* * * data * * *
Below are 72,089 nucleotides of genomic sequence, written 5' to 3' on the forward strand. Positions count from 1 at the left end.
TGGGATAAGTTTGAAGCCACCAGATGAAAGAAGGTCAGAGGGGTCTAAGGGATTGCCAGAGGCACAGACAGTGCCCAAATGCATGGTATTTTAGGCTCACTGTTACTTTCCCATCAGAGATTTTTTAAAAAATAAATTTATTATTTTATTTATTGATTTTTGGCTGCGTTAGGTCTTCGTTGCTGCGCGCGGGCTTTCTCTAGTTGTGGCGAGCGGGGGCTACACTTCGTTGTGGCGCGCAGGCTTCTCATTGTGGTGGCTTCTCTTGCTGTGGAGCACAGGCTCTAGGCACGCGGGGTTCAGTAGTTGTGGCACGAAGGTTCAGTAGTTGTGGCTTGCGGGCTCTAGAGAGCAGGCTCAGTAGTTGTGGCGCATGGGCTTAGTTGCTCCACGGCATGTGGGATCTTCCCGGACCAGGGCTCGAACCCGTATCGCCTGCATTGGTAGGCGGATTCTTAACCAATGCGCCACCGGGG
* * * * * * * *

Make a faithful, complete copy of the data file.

Below are 72,089 nucleotides of genomic sequence, written 5' to 3' on the forward strand. Positions count from 1 at the left end.
TGGGATAAGTTTGAAGCCACCAGATGAAAGAAGGTCAGAGGGGTCTAAGGGATTGCCAGAGGCACAGACAGTGCCCAAATGCATGGTATTTTAGGCTCACTGTTACTTTCCCATCAGAGATTTTTTAAAAAATAAATTTATTATTTTATTTATTGATTTTTGGCTGCGTTAGGTCTTCGTTGCTGCGCGCGGGCTTTCTCTAGTTGTGGCGAGCGGGGGCTACACTTCGTTGTGGCGCGCAGGCTTCTCATTGTGGTGGCTTCTCTTGCTGTGGAGCACAGGCTCTAGGCACGCGGGGTTCAGTAGTTGTGGCACGAAGGTTCAGTAGTTGTGGCTTGCGGGCTCTAGAGAGCAGGCTCAGTAGTTGTGGCGCATGGGCTTAGTTGCTCCACGGCATGTGGGATCTTCCCGGACCAGGGCTCGAACCCGTATCGCCTGCATTGGTAGGCGGATTCTTAACCAATGCGCCACCGGGG